Catching up with the council’s chief executive, Sean Harriss
Lambeth Council’s new chief executive, Sean Harriss, has been in the chair for three months now. We asked him for his early thoughts on life in Lambeth.
Lambeth Council’s new chief executive, Sean Harriss, has been in the chair for three months now. He has been getting used to the benefits of living and working in Lambeth, but also grappling with the many challenges that come with running an inner-city London borough. We asked him for his early thoughts on life in Lambeth.
Q: How have you found it so far?
A: Lambeth’s rich in history but forward-looking and I think that’s underlined by the scale of regeneration and development which present fantastic opportunities but challenges too. One of those is to make sure local people, particularly the most disadvantaged residents benefit from that growth and investment in the borough.
I’ve been struck by the excellent joint working between the council and local people – residents, businesses, community groups and organisations like the NHS and the police. I want to build on these relationships as they are our greatest resource.
Q: What about the financial challenges?
A: Everyone knows there have been huge cuts to our core funding so we have to continue to make savings and consider carefully how we use the resources we have for the greatest benefit. That’s why the investment that’s coming in to Lambeth is so important and I feel there’s a real sense of a place going somewhere – we need to make sure that people don’t get left behind.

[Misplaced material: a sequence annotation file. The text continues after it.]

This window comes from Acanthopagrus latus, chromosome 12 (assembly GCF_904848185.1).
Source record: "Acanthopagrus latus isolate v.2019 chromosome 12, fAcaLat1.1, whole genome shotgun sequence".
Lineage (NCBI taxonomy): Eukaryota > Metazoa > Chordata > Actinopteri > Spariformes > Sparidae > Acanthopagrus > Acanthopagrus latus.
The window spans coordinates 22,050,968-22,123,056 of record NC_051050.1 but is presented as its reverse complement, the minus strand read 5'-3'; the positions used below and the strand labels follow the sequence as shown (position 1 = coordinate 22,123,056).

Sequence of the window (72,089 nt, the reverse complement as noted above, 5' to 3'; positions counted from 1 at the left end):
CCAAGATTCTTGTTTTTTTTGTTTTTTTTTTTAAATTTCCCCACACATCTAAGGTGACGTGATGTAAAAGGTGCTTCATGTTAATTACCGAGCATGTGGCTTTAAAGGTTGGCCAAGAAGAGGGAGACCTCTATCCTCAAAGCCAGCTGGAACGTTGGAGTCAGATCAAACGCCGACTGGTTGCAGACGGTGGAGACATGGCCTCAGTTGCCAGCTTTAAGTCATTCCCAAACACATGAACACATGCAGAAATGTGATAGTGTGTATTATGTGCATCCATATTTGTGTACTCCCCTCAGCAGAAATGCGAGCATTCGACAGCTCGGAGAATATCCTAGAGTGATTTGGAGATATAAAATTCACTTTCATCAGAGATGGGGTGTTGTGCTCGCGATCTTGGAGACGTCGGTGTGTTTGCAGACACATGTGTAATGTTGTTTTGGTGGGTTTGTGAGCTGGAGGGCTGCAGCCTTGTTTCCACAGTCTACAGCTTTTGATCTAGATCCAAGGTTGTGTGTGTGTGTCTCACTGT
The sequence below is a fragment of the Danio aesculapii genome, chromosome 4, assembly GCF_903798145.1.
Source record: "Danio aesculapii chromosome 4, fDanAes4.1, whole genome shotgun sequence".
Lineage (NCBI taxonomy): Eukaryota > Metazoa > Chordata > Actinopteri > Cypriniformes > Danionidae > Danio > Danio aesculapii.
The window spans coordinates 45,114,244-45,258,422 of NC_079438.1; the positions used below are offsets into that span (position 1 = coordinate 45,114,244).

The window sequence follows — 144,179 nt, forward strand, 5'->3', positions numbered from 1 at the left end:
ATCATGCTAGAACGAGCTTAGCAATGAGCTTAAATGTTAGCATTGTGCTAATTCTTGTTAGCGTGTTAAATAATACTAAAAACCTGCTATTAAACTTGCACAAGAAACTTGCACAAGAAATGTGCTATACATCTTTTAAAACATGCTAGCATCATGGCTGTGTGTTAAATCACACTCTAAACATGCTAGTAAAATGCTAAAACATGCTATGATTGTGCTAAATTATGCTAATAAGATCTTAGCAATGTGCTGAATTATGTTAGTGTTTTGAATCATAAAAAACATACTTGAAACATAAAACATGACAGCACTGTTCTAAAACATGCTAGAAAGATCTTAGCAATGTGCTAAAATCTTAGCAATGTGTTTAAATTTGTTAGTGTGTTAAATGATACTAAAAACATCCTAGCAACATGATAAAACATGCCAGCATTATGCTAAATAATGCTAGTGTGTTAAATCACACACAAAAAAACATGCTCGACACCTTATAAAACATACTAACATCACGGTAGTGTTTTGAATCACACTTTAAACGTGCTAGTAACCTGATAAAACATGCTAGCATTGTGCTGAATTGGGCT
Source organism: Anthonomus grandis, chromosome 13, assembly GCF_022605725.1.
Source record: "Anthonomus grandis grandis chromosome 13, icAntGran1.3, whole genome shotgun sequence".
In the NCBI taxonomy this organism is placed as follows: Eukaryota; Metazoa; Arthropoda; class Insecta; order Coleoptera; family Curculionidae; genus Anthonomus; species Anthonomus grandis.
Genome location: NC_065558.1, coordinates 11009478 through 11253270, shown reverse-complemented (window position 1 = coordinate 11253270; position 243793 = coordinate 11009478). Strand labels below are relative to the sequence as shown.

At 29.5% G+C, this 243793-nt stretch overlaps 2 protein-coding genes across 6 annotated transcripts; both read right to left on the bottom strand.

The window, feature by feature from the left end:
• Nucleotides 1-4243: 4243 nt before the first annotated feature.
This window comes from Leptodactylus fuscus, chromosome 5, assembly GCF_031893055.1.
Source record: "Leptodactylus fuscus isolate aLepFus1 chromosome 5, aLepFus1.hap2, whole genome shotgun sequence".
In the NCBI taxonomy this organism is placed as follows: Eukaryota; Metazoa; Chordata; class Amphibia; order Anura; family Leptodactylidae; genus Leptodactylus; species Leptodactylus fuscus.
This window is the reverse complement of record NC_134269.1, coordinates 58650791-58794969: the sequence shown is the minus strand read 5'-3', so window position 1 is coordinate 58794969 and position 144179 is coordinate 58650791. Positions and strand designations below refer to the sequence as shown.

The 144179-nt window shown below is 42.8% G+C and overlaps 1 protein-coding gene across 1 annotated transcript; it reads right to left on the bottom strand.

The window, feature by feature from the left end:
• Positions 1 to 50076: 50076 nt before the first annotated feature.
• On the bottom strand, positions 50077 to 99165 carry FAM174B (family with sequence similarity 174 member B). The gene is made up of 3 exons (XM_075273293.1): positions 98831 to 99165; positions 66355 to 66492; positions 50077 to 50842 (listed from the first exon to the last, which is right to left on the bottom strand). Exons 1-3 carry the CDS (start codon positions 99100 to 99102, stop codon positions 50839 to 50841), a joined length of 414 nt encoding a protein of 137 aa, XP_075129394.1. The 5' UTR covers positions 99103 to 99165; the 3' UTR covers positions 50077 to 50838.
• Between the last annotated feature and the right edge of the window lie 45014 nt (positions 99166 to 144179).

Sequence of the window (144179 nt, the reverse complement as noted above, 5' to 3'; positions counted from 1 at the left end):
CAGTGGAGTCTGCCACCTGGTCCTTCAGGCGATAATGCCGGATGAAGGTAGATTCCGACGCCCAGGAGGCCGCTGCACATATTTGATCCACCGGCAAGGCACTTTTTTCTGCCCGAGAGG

Q: What about the day to day challenges of a new job?
A: The biggest challenge for a new Chief Executive is getting up to speed with the organisation, the place and the issues facing the borough. It’s certainly been a busy first couple of months and I’ve tried to get around the borough, meeting as many people as possible.
Lambeth has great staff, community organisations and partners and I’ve felt very welcome.
Of course there are highs and lows – I wouldn’t expect anything else in a borough this size and with so much going on. For instance, the Ofsted report into Children’s’ Services was disappointing but we’re tackling those shortcomings and on the flip side of that disappointment is the energy and excitement of Pop Brixton opening. So it’s always a mixed bag of success, disappointment, new challenges and opportunities.
Q: What will success look like for you?
A: For me success is about improving life chances for all our residents. If we can improve the quality of life of local people whether that’s community safety, education, jobs or health – that will be what success looks like for me. That means continuing the progress of our journey, through the projects and priorities we’ve agreed with very clear aims and measurable results. On a personal level, getting to know more of the borough’s geography, history and hidden treasures and meeting people
Q: What’s your style of leadership?
A: I’m very enthusiastic and can-do and would describe myself as a people person.
I’ve got high expectations and want the organisation to pull in one direction, to be clear about our priorities and concentrate on those issues that will make the biggest difference to local people. People often describe me as being very supportive but with high standards. I would hope that I am starting to make a real difference on the ground.